Wetherspoon pours out Brexit message on beer mats

Tim Martin, boss of cheap-and-cheerful pub chain JD Wetherspoon and an outspoken supporter of the UK’s departure from the EU, has turned his attention from getting any Brexit to getting the right Brexit.

Drinkers will be greeted by a “hard-hitting message on Brexit” when they look down at beer mats awaiting them in the chain’s 895 UK pubs, the company said.

The message, printed on 500,000 mats, calls on the leaders of the UK’s three main political parties to “stop messing about” and endorse the company’s “three-point manifesto.” In the weeks leading up to the EU referendum last year, the chain distributed 200,000 beer mats making the case for Brexit.

The new beer mats urge the UK government to take steps that would help Wetherspoon, including unilaterally granting citizenship rights to legal EU immigrants, probably because Wetherspoon employs 3,500 foreign workers. Wetherspoon wants to eliminate taxes on food imported from outside the EU, while ensuring that food imports from the EU into the UK also continue to be tax-free from 2019.

The beer mats also want the UK to stop paying £200m (€227) a week into “EU coffers”. Mr Martin previously backed the now infamous £350m-a-week figure that was paraded on the side of a Leave campaign bus.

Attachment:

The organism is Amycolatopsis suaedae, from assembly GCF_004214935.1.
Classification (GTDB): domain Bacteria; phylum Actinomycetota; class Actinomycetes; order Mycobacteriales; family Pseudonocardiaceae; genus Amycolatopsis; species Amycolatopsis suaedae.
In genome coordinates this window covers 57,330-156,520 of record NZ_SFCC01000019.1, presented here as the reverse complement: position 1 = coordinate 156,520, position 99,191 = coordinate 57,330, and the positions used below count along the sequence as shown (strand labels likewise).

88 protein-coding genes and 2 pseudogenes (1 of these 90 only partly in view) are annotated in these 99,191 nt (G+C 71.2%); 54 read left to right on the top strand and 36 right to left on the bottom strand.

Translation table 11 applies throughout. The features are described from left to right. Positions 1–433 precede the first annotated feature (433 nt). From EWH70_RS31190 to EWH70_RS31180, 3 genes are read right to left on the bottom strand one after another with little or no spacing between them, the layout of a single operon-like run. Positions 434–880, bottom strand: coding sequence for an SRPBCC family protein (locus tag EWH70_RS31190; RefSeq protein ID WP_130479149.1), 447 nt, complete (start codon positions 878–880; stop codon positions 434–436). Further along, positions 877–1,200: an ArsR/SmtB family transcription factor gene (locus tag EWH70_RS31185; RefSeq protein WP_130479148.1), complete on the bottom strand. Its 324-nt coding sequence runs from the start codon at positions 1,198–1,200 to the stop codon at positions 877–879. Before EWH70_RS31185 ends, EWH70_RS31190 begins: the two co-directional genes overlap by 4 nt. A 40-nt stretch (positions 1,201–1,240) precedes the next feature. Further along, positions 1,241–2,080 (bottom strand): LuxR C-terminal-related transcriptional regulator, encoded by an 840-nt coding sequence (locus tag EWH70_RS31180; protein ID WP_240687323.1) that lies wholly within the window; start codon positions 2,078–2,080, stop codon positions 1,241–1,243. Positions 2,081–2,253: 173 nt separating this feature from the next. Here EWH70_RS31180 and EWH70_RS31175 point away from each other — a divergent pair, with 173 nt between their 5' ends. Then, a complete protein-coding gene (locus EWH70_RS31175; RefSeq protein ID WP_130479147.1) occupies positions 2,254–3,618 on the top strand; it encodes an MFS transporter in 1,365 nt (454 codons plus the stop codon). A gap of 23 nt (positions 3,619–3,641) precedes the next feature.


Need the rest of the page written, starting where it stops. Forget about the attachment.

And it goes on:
The UK government will be able to lower food prices “at a stroke” after exiting the EU, Mr Martin said, while taking a swipe at J Sainsbury chairman David Tyler, calling his estimates of higher food prices in the event of an EU exit without a deal “highly misleading”. “It’s important to provide the public with the truth, so that they are able to decide for themselves,” Mr Martin said.

Meanwhile, a UK manufacturing survey showed output strengthened in October but measures of prices and capacity indicated an inflationary buildup within the industry. IHS Markit said costs rose and firms increased selling prices at the fastest pace in six months.

The Bank of England announces its latest policy decision later today, when it’s expected to increase interest rates from a record-low 0.25%.

Bloomberg


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